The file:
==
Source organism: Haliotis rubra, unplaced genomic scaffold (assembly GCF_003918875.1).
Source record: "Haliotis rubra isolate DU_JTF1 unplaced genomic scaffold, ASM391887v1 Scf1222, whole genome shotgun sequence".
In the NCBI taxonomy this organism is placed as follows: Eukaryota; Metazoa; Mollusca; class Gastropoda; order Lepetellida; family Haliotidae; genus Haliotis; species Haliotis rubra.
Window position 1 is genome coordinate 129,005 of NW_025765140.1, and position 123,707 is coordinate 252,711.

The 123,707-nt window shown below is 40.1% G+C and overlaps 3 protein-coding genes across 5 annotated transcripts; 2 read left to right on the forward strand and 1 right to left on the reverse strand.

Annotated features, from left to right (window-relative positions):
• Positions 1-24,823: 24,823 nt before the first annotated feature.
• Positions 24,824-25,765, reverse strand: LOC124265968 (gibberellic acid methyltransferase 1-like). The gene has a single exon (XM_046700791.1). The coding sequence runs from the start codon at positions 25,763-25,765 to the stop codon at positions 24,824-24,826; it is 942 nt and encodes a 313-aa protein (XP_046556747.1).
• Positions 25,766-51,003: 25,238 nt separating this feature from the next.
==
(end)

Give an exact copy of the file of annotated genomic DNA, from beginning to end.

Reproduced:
Source organism: Haliotis rubra, unplaced genomic scaffold (assembly GCF_003918875.1).
Source record: "Haliotis rubra isolate DU_JTF1 unplaced genomic scaffold, ASM391887v1 Scf1222, whole genome shotgun sequence".
In the NCBI taxonomy this organism is placed as follows: Eukaryota; Metazoa; Mollusca; class Gastropoda; order Lepetellida; family Haliotidae; genus Haliotis; species Haliotis rubra.
Window position 1 is genome coordinate 129,005 of NW_025765140.1, and position 123,707 is coordinate 252,711.

The 123,707-nt window shown below is 40.1% G+C and overlaps 3 protein-coding genes across 5 annotated transcripts; 2 read left to right on the forward strand and 1 right to left on the reverse strand.

Annotated features, from left to right (window-relative positions):
• Positions 1-24,823: 24,823 nt before the first annotated feature.
• Positions 24,824-25,765, reverse strand: LOC124265968 (gibberellic acid methyltransferase 1-like). The gene has a single exon (XM_046700791.1). The coding sequence runs from the start codon at positions 25,763-25,765 to the stop codon at positions 24,824-24,826; it is 942 nt and encodes a 313-aa protein (XP_046556747.1).
• Positions 25,766-51,003: 25,238 nt separating this feature from the next.